Naturally, any artist wants to excel at their chosen medium, so when I look at other photographers' work and am blown away by their talent, it makes me hesitant to show my own work.

:bulletyellow: Did art ever helped you to deal with your life problems?

Absolutely, though sometimes art itself is the life problem! Art is a way for me to express and share myself with others, and photography in particular is uniquely suited to showing others how the world looks through my eyes. Pictures are worth a thousand words, and I have many, many words to share with the world.

:bulletyellow: What is the one thing you always wanted to do but never got a chance to?

Visit Antarctica. I'll be visiting Africa this coming summer (keep an eye out for those photos!), and once that trip is complete I'll have set foot on every continent except Antarctica. There is something primal about that continent that draws me to it. It is so untouched that it feels like one of the last places on earth I could go to and feel absolutely alone.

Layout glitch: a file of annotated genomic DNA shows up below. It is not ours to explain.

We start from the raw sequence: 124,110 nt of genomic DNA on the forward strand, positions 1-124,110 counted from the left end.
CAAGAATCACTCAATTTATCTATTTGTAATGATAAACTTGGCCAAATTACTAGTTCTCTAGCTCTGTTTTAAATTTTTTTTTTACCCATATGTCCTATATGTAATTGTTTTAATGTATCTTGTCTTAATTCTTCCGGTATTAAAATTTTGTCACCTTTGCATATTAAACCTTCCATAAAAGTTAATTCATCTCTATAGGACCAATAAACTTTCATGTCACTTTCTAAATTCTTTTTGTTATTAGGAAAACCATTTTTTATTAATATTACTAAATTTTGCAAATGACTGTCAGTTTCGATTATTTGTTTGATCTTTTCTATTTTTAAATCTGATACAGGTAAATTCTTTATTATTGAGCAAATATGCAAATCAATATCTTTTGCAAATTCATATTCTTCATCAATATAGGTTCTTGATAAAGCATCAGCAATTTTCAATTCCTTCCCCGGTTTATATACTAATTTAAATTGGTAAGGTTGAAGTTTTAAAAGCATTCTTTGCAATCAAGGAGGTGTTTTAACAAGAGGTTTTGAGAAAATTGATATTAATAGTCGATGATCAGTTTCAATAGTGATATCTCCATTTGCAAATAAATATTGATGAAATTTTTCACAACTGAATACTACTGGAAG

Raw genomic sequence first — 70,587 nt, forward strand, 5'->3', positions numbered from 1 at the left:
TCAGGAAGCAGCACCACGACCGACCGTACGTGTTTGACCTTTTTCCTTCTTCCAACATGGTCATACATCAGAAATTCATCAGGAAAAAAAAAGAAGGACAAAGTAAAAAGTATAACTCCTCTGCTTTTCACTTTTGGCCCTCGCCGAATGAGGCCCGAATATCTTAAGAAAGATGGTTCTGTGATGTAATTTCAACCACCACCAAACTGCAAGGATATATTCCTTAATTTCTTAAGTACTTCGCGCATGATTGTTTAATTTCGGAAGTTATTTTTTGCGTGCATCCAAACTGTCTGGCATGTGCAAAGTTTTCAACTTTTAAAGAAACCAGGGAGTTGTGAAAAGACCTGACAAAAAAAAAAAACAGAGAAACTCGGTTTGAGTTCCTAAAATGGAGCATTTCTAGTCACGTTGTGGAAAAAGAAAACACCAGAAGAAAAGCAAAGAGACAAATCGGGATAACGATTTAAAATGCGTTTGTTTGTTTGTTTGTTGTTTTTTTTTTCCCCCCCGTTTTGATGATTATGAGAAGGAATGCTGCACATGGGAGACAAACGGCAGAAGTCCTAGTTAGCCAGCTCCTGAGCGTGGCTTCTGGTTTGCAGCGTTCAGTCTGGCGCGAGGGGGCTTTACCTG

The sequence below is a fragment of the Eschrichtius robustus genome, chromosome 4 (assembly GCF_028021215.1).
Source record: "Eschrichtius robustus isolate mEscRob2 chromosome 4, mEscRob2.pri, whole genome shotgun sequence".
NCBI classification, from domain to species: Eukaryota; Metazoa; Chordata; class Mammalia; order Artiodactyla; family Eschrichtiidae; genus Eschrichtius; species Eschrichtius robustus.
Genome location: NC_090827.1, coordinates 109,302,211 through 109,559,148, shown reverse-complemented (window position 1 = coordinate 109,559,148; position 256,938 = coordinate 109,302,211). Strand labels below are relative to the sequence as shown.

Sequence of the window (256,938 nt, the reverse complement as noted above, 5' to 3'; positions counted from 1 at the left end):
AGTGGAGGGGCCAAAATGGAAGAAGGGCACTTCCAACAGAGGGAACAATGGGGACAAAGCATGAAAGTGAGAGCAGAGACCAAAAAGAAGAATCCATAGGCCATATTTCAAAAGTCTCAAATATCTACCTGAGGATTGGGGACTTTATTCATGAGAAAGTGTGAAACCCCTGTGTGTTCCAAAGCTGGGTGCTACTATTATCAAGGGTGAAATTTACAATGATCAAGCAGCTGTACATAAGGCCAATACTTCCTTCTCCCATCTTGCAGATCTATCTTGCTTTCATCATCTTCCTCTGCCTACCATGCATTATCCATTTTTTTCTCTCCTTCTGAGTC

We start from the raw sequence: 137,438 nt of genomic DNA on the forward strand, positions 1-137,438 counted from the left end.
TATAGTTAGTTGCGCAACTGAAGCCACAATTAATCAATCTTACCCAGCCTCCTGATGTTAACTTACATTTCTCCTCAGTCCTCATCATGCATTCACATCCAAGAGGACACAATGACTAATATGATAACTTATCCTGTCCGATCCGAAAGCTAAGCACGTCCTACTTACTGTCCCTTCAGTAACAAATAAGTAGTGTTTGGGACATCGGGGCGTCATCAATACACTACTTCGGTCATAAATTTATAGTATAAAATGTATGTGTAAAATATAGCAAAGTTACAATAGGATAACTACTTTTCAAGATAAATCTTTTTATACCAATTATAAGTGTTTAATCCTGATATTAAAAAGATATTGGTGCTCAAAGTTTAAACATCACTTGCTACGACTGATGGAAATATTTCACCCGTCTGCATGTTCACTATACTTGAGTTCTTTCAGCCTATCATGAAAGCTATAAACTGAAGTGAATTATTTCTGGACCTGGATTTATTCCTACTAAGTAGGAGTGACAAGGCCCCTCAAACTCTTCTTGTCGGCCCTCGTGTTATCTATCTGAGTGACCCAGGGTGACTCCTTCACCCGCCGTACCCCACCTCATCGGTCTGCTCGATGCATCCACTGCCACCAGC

:bulletyellow: A few words for our fellow artists?

To all my fellow artists: don't place the responsibilities of life and your art at odds with each other. The result is always frustration and a sense of failure. Pursuing a career in art doesn't mean you have to be starving and sleeping on your friend's couch, and getting a "normal" job doesn't mean you gave up on your art. If you can't make ends meet financially from your art, don't be a sloth and mooch off those around you. Be studious and find a job that leaves you with enough time and emotional energy to pursue your passion in your free time. The better you become at your art, the better your chance of making a living doing it. Remember Proverbs 22:29 - "Do you see a man skillful in his work? He will stand before kings; he will not stand before obscure men."